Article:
June is likely to be a pretty thin month on Contra here for a number of reasons, most of them cooking down to the degree that my time and energy are committed to other things. I appreciate your emails, though. The boy is alright, if winded and maybe a little grouchy.
I knew that Obamacare was in trouble when its supporters stopped calling it "Obamacare."
One of the law's politer fans among my readership sent me a note earlier today, certain that the Supreme Court was going to hand down its ruling on the Affordable Care Act this afternoon. She knows I'm interested in the topic and that I have skin in the game. (I'm a freelancer and thus have to buy a policy on the individual market. It's the largest single expense that Carol and I have.) We've discussed it before. She and I always used to call it "Obamacare," without any suggestion that the term was some sort of epithet. No more. Well, there won't be a decision today, but whatever you want to call the law itself, the issue's been much on my mind.
I'm a skeptic of the ACA, mostly because of the risk of an adverse selection death spiral in the private insurance business. The bill enacts penalties that are trivial compared to the cost of either buying or providing coverage, which means that some people and small businesses are likely to pay the fines rather than comply, particularly since the bill forbids any kind of criminal sanctions for noncompliance. (Most of my earlier points may be found in this post.) The nature of the Supreme Court's decision is critical. If the Court throws out the individual mandate while leaving the rest of it in force, the death spiral is almost inevitable. If the court throws out the entire bill, we're back where we started. If the bill continues as passed, nobody knows what state the health insurance business will be come 2015.
"Affordable care", alas, is a false promise, even if the entire bill survives intact. Revealingly, the bill's key architect now says that the ACA will raise insurance premiums, especially for young people. My own premiums will likely rise by 19%. Given that Carol and I are square in the demographic that the insurance industry loves to hate, I guess I should be glad that we have coverage at all.
Even that isn't a sure thing. I'm going to make a point here that I haven't seen anyone else make in the years-long discussion: No matter what you intend to do, reforming a sector of the economy as large as health care guarantees that there will be a certain amount of blood in the streets. Health care expenditures now consume about 17% of GDP--three trillion dollars--a number that makes most American industries look like rounding errors. Any change that embraces that much turf and that much money will be disruptive down here in the waiting rooms. Any change. Insurance companies will reduce their presence in some areas. People will game the system. Prices of drugs and medical equipment will rise, triggering layoffs and outsourcing and trimming of insurance benefits. Doctors who are approaching retirement age may leave the field early rather than endure the paperwork and the fee limitations, leaving us with an even greater shortage of skilled practitioners. There will be mistakes and confusion on a truly epic scale, and a substantial number of people will slip through the cracks. Tumors will grow, conditions will fail to be diagnosed, and many will suffer.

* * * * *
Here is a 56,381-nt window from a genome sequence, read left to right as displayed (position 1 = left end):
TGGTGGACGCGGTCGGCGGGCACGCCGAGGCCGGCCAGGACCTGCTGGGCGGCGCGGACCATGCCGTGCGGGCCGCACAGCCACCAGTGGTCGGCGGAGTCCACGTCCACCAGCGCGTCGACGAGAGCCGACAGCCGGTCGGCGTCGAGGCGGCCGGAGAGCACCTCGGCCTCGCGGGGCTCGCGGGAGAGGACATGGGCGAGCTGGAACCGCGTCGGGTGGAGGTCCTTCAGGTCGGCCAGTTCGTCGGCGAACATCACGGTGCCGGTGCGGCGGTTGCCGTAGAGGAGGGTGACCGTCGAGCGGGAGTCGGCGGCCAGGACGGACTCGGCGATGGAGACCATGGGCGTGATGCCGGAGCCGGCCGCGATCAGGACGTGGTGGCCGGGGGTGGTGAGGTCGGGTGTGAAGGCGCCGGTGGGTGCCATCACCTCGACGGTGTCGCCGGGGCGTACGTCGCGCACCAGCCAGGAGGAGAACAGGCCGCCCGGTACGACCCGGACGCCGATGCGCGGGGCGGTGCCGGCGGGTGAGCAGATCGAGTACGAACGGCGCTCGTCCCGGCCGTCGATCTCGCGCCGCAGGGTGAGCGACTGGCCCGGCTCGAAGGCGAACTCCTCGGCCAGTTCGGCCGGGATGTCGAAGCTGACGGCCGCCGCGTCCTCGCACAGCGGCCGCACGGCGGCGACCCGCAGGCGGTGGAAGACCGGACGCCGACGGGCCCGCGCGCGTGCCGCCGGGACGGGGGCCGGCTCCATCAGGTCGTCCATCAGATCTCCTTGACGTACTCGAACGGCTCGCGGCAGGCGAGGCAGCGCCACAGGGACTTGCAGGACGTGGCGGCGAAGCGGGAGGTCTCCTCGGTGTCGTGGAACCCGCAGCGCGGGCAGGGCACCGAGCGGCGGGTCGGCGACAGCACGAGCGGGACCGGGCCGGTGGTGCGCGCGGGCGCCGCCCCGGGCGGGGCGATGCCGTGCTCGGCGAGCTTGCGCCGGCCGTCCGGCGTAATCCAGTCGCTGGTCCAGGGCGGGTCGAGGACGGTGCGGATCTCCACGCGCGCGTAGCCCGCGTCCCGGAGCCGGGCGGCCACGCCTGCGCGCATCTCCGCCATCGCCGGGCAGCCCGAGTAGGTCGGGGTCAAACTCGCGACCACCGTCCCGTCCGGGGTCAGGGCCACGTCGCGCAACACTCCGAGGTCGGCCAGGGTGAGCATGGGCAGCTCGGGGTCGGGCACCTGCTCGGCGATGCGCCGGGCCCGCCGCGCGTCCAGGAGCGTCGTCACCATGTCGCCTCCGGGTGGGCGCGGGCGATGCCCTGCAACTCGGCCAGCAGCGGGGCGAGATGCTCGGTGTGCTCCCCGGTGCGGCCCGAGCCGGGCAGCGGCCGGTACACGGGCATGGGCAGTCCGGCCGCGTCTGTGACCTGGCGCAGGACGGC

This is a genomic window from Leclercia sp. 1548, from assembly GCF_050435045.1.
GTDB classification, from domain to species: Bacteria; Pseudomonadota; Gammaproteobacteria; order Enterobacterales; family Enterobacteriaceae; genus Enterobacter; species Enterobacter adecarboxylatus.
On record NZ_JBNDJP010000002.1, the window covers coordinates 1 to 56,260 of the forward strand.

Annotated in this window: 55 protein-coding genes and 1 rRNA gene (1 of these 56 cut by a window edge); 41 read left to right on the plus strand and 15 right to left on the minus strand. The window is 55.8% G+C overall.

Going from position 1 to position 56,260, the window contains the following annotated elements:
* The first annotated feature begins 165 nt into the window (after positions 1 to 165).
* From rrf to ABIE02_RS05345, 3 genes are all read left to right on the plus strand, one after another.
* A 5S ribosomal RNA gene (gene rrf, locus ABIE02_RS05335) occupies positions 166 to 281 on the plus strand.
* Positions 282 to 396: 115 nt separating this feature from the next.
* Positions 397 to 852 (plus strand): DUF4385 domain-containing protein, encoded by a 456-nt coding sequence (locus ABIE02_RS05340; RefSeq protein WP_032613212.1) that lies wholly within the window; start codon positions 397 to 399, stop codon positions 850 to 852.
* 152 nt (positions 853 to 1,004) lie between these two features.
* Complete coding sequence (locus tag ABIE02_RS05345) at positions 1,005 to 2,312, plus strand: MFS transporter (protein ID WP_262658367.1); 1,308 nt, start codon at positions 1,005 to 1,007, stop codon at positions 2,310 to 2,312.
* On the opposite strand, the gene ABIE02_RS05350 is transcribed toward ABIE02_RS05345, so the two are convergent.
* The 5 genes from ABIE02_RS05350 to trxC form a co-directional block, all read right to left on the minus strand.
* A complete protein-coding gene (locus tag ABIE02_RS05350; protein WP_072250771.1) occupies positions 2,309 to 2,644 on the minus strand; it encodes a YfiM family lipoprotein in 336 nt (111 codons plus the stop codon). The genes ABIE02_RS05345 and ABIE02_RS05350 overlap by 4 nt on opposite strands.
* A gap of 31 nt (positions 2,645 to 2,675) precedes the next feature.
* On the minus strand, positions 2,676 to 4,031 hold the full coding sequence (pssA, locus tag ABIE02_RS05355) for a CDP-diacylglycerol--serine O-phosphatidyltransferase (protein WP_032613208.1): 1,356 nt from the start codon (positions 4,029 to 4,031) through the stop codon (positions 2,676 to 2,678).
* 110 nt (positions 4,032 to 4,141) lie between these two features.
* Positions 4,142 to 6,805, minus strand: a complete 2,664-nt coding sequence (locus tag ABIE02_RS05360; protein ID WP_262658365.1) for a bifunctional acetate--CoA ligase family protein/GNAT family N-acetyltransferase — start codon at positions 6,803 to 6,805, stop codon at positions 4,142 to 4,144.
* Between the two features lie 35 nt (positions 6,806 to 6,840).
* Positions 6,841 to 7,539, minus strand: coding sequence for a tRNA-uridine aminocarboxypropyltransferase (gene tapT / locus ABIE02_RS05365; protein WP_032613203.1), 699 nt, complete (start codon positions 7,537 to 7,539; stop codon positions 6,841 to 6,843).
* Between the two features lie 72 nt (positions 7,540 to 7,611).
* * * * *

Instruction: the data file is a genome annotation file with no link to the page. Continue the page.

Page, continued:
This, furthermore, is best-case. If something goes wrong, well, the consequences are impossible to predict, beyond their being bad.
Do I have any better ideas? No. There are too many pathological conditions in play here: Nobody knows what their current health insurance costs. Everybody wants somebody else to pay for it. Human variability among individuals is broader than we're willing to admit. We know far less about the workings of the human body than we claim to. Health care costs are hugely concentrated among relatively few individuals (I've heard 90/10 most often, but have not seen good numbers) so even policies with spectacularly high deductables will cost a great deal. Healthy people are too willing to ascribe their health to moral superiority, and bad health to bad behavior. (This is a phenomenon I've dubbed "Higgsism," from the hero of Butler's Erewhon.) Almost everyone is still repeating Ancel Keys' scientific fraud, that carbs are good and fats are bad. The "death panels" meme cannot be un-coined.
Etc. The end result is that I consider universal health care an unsolvable problem, as most people understand the term "solvable." (My definition of "solvable" does not include "imposing a solution by force on the public that the public does not want.")
Whatever happens next week when the Supreme Court hands down its decision, we are in for a wild ride. You can't juggle three trillion eggs without breaking some. Before you say that's ok, imagine that one of those splats on the national carpet is you.
Pause before clicking that comments link, and recall that my tolerance for tribal hatred is close to zero. Note well that I did not use the words "liberal," "conservative," "Democrat," or "Republican" in this post, nor any of various possible synonyms. If you intend to comment, I dare you to do the same.